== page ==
We present X-ray data for all main-sequence and subgiant stars ofspectral types A, F, G, and K and luminosity classes IV and V listed inthe Bright Star Catalogue that have been detected as X-ray sources inthe ROSAT all-sky survey; several stars without luminosity class arealso included. The catalogue contains 980 entries yielding an averagedetection rate of 32 percent. In addition to count rates, sourcedetection parameters, hardness ratios, and X-ray fluxes we also listX-ray luminosities derived from Hipparcos parallaxes. The catalogue isalso available in electronic form via anonymous ftp tocdsarc.u-strasbg.fr ( or viahttp://cdsweb.u-strasbg.fr/Abstract.html

Hot Inner Disks that Appear and Disappear around Rapidly Rotating A-Type Dwarfs
At any one time, approximately one-quarter of the most rapidly rotatingnormal A-type dwarfs (V sin i >= 200 km s-1) show shell lines of TiII in the near-ultraviolet. Our observations during 22 years show thatthe lines appear and disappear on timescales of decades but do notdisplay significant changes within 1 year. This implies that they arenot remnants of the star formation but rather are probably caused bysporadic mass-loss events. A working hypothesis is that all A-type starsthat are rotating near their limits have these shells, but for onlyone-quarter of the time. Because these lines do not appear in stars withsmaller sin i, the shells must be disks. These are hot inner disks thatmay or may not be related to the cool outer disks seen by Smith andTerrile around beta Pic or through infrared excesses around Vega andother A-type dwarfs. The similar, limited line widths indicate that thedisks are ~7 R* above the stellar surfaces.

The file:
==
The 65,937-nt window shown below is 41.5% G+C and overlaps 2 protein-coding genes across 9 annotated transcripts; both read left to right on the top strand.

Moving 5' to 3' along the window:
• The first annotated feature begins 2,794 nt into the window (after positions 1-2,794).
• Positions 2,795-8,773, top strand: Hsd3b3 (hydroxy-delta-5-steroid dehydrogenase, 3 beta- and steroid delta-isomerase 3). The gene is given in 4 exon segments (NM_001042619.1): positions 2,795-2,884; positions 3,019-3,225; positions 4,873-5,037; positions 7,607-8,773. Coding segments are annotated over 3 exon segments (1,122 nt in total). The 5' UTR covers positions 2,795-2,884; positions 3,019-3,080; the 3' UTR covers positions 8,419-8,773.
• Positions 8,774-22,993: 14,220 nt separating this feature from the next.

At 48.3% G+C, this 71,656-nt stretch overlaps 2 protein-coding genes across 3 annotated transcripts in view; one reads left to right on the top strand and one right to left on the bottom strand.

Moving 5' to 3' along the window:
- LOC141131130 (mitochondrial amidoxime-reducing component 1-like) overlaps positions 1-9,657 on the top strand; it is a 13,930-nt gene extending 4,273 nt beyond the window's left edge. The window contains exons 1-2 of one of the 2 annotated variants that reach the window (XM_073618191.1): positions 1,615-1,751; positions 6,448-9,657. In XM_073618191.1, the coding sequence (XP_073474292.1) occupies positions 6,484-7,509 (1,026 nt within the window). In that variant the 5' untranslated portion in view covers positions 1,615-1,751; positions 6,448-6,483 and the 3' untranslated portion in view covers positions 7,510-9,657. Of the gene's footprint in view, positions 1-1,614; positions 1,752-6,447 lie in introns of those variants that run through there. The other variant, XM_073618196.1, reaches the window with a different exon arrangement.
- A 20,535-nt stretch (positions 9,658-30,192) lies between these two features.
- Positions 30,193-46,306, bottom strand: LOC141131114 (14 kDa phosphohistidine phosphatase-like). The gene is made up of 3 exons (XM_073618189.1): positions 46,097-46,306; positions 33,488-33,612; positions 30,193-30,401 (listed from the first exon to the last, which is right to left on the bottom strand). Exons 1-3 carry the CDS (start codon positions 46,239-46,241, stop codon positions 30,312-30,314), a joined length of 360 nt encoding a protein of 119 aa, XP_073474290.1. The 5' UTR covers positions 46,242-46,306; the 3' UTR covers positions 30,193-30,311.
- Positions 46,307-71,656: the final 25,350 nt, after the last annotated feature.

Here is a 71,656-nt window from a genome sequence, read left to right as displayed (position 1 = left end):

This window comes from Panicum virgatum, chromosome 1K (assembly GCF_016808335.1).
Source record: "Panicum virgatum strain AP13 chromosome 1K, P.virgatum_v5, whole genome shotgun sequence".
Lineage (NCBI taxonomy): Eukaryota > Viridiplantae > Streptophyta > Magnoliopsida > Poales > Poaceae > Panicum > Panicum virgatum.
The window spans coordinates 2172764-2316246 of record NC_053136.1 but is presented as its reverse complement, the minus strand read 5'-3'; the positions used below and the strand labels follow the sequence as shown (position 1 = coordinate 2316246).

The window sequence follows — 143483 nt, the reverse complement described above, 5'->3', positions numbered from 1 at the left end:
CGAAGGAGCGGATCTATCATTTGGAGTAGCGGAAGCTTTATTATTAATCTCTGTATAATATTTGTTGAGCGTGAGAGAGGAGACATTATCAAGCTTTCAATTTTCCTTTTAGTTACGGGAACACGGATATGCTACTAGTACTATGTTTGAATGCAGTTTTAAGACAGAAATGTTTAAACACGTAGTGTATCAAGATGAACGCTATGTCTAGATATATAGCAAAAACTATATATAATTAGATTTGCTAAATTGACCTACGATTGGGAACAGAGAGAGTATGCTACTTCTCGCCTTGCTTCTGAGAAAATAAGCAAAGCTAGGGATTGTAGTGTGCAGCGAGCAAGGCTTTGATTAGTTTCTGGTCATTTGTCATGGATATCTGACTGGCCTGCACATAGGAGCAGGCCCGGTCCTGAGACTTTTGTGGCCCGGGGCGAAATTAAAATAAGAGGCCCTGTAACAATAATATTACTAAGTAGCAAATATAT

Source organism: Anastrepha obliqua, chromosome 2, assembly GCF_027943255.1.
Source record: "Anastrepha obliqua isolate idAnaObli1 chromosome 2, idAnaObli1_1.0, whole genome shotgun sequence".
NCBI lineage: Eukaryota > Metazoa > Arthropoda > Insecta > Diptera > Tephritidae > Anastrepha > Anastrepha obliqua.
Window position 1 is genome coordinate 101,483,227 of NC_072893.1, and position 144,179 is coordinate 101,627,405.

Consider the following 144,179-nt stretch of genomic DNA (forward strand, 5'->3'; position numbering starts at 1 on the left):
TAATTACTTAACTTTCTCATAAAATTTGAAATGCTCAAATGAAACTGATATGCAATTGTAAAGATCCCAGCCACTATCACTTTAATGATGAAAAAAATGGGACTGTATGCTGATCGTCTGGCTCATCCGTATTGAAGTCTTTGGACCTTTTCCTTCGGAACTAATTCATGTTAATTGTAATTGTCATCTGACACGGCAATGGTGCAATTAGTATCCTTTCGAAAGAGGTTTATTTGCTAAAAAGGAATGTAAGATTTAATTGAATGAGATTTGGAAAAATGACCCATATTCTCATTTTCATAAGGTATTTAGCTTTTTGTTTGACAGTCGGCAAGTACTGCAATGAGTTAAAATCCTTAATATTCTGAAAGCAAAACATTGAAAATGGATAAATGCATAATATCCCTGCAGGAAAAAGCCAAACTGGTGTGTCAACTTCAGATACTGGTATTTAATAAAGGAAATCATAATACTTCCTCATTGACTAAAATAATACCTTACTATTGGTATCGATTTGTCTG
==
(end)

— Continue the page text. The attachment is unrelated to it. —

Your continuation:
The Relation between Rotational Velocities and Spectral Peculiarities among A-Type Stars
Abstract image available at:http://adsabs.harvard.edu/cgi-bin/nph-bib_query?1995ApJS...99..135A&db_key=AST

Vitesses radiales. Catalogue WEB: Wilson Evans Batten. Subtittle: Radial velocities: The Wilson-Evans-Batten catalogue.
We give a common version of the two catalogues of Mean Radial Velocitiesby Wilson (1963) and Evans (1978) to which we have added the catalogueof spectroscopic binary systems (Batten et al. 1989). For each star,when possible, we give: 1) an acronym to enter SIMBAD (Set ofIdentifications Measurements and Bibliography for Astronomical Data) ofthe CDS (Centre de Donnees Astronomiques de Strasbourg). 2) the numberHIC of the HIPPARCOS catalogue (Turon 1992). 3) the CCDM number(Catalogue des Composantes des etoiles Doubles et Multiples) byDommanget & Nys (1994). For the cluster stars, a precise study hasbeen done, on the identificator numbers. Numerous remarks point out theproblems we have had to deal with.

Photometric and spectroscopic analysis of high galactic latitude molecular clouds. II - High-resolution spectroscopic observations of NA I, CA II, CA I, CH, and CH(+1)